Mediating effects of social support on the relationship among perceived stress, depression, and hypertension in African Americans.
PURPOSE:African Americans are disproportionately affected by hypertension. The goal here was to better understand the relationship between well-being and environmental factors and their influence on hypertension. It was hypothesized that there would be a positive association among perceived stress, depression, and hypertension mediated by social support. METHODS:Data from 2 sample populations were included: the Carolina African American Study of Aging (N = 395) and the Baltimore Study of Black Aging (N = 602) provided information on demographics, perceived stress, social support, depression, and hypertension. Regression analysis was used to examine the hypothesis. RESULTS:Significant relationships were found between perceived stress/depression and hypertension. The relationship between depression and hypertension was partially mediated by social support (given), while the relationship between depression and hypertension was not. CONCLUSIONS:Our findings suggest that the impact of stress and hypertension is mediated by individual coping strategies. Given the excess stress and hypertension experienced by African Americans, coping may be a particularly salient factor in longevity. Future research should provide insight about specific aspects of coping and other personal characteristics that facilitate and limit the effect of coping on hypertension.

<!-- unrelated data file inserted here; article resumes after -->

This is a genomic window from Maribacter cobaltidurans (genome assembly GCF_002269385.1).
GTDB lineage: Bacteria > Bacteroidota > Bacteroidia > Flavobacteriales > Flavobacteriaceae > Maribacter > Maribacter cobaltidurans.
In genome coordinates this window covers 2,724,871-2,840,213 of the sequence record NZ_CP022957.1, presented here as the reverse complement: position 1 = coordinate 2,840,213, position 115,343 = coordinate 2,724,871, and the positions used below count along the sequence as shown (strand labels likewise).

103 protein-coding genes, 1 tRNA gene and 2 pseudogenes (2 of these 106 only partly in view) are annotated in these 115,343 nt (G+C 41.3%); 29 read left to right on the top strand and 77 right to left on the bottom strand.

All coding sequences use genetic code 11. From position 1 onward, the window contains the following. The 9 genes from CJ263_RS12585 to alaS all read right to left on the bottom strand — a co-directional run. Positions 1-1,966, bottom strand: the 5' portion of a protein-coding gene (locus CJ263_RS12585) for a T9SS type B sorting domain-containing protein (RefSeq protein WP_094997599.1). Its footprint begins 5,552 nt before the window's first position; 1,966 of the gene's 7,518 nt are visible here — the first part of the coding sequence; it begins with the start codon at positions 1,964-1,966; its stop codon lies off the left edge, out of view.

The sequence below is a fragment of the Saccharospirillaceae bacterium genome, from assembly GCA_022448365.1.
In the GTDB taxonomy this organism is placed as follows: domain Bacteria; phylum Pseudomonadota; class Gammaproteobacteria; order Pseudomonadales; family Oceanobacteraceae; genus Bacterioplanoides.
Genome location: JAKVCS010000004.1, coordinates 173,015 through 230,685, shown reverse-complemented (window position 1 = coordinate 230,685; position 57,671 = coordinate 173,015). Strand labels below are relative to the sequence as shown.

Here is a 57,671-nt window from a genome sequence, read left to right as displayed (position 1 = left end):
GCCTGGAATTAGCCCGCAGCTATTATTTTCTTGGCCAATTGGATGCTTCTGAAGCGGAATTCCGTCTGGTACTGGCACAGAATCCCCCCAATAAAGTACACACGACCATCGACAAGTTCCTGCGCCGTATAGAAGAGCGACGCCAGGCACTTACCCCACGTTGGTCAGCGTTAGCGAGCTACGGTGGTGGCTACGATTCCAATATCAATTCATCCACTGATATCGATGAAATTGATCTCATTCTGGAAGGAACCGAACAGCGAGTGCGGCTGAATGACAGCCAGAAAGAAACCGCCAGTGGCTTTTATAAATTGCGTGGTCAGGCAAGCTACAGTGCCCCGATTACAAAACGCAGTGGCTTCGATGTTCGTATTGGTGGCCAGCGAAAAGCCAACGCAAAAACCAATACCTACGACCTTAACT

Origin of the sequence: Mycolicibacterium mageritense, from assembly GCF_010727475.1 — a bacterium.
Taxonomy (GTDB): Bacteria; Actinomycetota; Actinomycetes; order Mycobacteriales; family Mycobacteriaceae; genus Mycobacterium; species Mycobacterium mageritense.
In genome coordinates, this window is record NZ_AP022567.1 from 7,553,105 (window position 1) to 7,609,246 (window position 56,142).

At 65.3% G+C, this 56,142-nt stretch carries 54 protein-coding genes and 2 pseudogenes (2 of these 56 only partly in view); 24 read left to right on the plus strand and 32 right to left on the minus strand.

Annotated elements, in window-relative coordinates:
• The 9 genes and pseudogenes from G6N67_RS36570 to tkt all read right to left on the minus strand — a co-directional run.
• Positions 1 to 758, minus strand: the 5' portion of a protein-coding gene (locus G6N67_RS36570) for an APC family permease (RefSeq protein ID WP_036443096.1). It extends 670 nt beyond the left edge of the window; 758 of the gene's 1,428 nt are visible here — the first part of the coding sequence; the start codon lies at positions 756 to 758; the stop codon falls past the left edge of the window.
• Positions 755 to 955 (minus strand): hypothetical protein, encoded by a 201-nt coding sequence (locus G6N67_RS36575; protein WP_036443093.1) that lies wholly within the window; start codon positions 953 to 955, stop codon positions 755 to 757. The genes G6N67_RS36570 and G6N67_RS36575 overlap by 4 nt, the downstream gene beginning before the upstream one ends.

Heard, E; Whitfield, KE; Edwards, CL; Bruce, MA; Beech, BM
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